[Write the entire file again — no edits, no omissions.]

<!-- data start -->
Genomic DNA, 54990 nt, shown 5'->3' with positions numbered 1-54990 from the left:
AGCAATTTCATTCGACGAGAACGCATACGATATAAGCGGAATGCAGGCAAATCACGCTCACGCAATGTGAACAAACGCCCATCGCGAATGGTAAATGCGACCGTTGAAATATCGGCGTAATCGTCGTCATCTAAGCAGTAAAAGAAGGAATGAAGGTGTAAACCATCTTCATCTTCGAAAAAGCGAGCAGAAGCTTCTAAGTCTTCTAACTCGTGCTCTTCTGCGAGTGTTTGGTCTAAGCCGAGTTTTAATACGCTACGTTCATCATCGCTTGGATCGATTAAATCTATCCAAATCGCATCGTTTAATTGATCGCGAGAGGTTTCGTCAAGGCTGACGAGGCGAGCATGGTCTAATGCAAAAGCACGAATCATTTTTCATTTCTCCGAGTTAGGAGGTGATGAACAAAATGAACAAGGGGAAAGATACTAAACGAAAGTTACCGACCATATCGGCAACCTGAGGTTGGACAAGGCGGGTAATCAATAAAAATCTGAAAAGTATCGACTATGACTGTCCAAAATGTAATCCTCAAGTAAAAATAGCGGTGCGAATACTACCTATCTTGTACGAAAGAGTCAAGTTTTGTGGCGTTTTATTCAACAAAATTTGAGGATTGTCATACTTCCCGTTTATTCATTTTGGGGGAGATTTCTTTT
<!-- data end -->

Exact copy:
Genomic DNA, 54990 nt, shown 5'->3' with positions numbered 1-54990 from the left:
AGCAATTTCATTCGACGAGAACGCATACGATATAAGCGGAATGCAGGCAAATCACGCTCACGCAATGTGAACAAACGCCCATCGCGAATGGTAAATGCGACCGTTGAAATATCGGCGTAATCGTCGTCATCTAAGCAGTAAAAGAAGGAATGAAGGTGTAAACCATCTTCATCTTCGAAAAAGCGAGCAGAAGCTTCTAAGTCTTCTAACTCGTGCTCTTCTGCGAGTGTTTGGTCTAAGCCGAGTTTTAATACGCTACGTTCATCATCGCTTGGATCGATTAAATCTATCCAAATCGCATCGTTTAATTGATCGCGAGAGGTTTCGTCAAGGCTGACGAGGCGAGCATGGTCTAATGCAAAAGCACGAATCATTTTTCATTTCTCCGAGTTAGGAGGTGATGAACAAAATGAACAAGGGGAAAGATACTAAACGAAAGTTACCGACCATATCGGCAACCTGAGGTTGGACAAGGCGGGTAATCAATAAAAATCTGAAAAGTATCGACTATGACTGTCCAAAATGTAATCCTCAAGTAAAAATAGCGGTGCGAATACTACCTATCTTGTACGAAAGAGTCAAGTTTTGTGGCGTTTTATTCAACAAAATTTGAGGATTGTCATACTTCCCGTTTATTCATTTTGGGGGAGATTTCTTTT